The city plans to open the doors of a historic mansion in case anyone wants to shoot a film there.
Staff will try to entice location scouts to Chedoke House, an 1836 mansion on the brow of the escarpment. The inside could double for any Victorian home, and would be at home in many movies or TV shows, said Ian Kerr-Wilson, manager of museums and heritage at the city of Hamilton.
The city has appeared in plenty of productions, Kerr-Wilson said.
“We’ve been an insane asylum. We’ve been a Cuban hotel,” he said. “Over the years, we’ve done everything from Anne of Green Gables to some very strange horror movies.”
Now, the city will include the 24-room Chedoke House in its package to location scouts.
“If we got a few shoots a year, that would generate enough revenue to basically cover our costs,” he said.
The house has character. Built by Scottish aristocrat Scott Burn, Chedoke House became the home of former media mogul William Southam. In 1909, Southam gave the house to his daughter Ethel and her husband St. Clair Balfour II.
Their daughter, Wilson Balfour Baxter, lived there until she died last year at age 97. It has sat vacant for a year.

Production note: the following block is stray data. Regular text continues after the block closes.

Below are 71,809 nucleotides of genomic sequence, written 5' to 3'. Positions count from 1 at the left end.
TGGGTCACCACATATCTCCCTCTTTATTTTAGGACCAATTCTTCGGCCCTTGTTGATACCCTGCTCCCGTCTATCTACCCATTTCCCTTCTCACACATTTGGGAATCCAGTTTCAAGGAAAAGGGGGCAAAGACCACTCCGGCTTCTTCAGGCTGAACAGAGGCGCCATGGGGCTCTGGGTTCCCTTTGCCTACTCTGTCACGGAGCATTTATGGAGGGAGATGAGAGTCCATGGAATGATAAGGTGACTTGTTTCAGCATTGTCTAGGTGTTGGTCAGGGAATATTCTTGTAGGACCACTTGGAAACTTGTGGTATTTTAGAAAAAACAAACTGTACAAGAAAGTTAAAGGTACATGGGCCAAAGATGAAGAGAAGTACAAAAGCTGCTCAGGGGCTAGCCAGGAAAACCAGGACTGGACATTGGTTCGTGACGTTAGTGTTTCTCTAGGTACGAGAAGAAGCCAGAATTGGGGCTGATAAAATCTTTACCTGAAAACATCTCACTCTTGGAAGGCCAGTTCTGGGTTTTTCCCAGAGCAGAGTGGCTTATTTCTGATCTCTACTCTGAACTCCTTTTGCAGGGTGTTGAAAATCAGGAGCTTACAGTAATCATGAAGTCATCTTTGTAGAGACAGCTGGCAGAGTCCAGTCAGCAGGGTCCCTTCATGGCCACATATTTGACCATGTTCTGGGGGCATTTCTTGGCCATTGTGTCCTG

The house has 24 rooms, including a grand drawing room and dining room and a widow’s walk. The stable once had a schoolroom overhead that doubled on Sundays as a chapel.
The city’s general issues committee voted on Wednesday to spend $86,400 to upgrade parts of the building. It will also work with Ontario Heritage Trust, who owns the building, to get a tenant in the house.
Within a year, the city will also start promoting the house as a film location, Kerr-Wilson said.
Kerr-Wilson doesn’t expect a rush of interest in filming at the mansion. But any money the city makes from it is a bonus anyway.
“It’s not a make or break today.”
The main thing is to get someone living in it, he said. Right now, it’s sitting vacant.
“We need to get lights on and get someone in there 24/7 so it stays alive.”